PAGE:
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Electronics LED Resistor Question

Discussion in 'Modding' started by KID52, 28 Dec 2007.

  1. KID52

    KID52 Member

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    I have no idea how to work this out... basically I have some blue LEDs, I bought them with resistors to run them off of 12v, the resistors have a label on them saying 470ohm, how would I work out what resistor I need to run them off of 5v instead? (I don't know what voltage or anything the LEDs require, all I know is that they work on 12v using the resistors I already bought)
     
  2. sammo1999

    sammo1999 New Member

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    http://led.linear1.org/1led.wiz

    So I think...

    12 V source with an led requiring 3.3 V and 20 mA would require a 470 ohm resistor.

    5 V source with an led requiring 3.3 V and 20 mA would require a 100 ohm resistor.

    The variance in the voltage supplied to the LED (that is the 3.3 v part) will determine the brightness of the LED; usually at around 6-8 volts the LED will turn a funny color much more could fry it. So a resistor around 100 ohms should do fine.

    I'm not sure if there are any negative effects when running an LED at a voltage higher than it is rated for, say 4.5 v instead of 3.3 to make it brighter. Perhaps it will burn out faster but I doubt that would be a problem unless you go to the point it turns funny colors. Anyone else know?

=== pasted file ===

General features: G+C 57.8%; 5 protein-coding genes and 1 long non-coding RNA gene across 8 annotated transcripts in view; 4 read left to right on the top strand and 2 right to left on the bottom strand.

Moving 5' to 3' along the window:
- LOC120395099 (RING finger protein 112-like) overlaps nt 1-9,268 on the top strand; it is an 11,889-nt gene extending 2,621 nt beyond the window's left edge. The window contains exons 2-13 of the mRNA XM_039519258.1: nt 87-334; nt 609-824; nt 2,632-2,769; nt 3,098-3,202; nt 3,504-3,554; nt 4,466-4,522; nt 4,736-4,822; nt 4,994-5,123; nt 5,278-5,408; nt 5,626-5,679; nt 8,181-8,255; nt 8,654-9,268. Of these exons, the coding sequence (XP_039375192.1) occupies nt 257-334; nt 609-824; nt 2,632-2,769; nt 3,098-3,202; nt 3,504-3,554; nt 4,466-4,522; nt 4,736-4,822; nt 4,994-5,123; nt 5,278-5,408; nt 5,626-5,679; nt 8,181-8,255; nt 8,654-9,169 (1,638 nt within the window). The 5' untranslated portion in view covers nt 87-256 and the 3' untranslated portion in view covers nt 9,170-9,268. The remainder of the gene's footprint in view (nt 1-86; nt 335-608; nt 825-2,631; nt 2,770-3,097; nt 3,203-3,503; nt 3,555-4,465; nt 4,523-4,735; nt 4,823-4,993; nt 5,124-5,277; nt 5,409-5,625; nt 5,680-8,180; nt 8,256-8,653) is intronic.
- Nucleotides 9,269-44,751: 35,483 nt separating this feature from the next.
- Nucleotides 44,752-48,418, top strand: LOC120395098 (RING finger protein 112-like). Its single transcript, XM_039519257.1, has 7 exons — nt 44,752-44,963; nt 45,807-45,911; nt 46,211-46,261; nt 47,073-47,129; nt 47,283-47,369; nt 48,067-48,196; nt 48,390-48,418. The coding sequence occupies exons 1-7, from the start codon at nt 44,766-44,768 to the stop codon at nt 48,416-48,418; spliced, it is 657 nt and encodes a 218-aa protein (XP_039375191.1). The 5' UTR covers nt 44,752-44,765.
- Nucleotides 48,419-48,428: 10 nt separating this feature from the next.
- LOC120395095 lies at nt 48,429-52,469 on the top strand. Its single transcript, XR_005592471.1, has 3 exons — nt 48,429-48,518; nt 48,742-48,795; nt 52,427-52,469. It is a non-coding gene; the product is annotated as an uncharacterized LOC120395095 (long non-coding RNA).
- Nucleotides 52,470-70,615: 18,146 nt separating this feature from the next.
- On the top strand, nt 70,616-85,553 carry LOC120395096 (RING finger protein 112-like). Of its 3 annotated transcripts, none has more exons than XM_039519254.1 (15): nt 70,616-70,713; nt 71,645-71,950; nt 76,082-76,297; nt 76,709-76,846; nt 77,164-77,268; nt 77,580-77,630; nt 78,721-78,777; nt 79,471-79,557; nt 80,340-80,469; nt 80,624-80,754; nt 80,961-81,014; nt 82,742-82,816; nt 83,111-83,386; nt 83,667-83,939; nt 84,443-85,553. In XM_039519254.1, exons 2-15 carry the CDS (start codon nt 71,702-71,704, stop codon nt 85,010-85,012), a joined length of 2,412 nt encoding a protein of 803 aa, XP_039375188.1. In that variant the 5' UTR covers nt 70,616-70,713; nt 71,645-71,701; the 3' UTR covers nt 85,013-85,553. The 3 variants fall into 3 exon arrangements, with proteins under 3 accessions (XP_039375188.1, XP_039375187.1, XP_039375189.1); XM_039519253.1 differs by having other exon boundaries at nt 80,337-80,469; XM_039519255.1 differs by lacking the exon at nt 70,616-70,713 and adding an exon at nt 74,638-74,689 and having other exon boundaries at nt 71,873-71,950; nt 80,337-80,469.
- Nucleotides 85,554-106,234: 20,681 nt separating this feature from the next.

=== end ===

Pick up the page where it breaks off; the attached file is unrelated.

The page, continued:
Hope this helps.
     
  3. Cinnander

    Cinnander New Member

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    Up to a point the LED will be fine, but as the voltage goes up the current through it goes up too. This is because, assuming you're far from the 0.7V area, R of the LED is almost constant. As I=V/R, I will increase as V increases, and this is what kills the LED. Power = I{param}R, of which some is light but the rest is resistive heating. So if you run the LED over voltage it will run hotter and, as with transistors, diodes, ICs, etc, have a shortened lifespan unless you heatsink it.

    [​IMG]
    (haxed from an image here)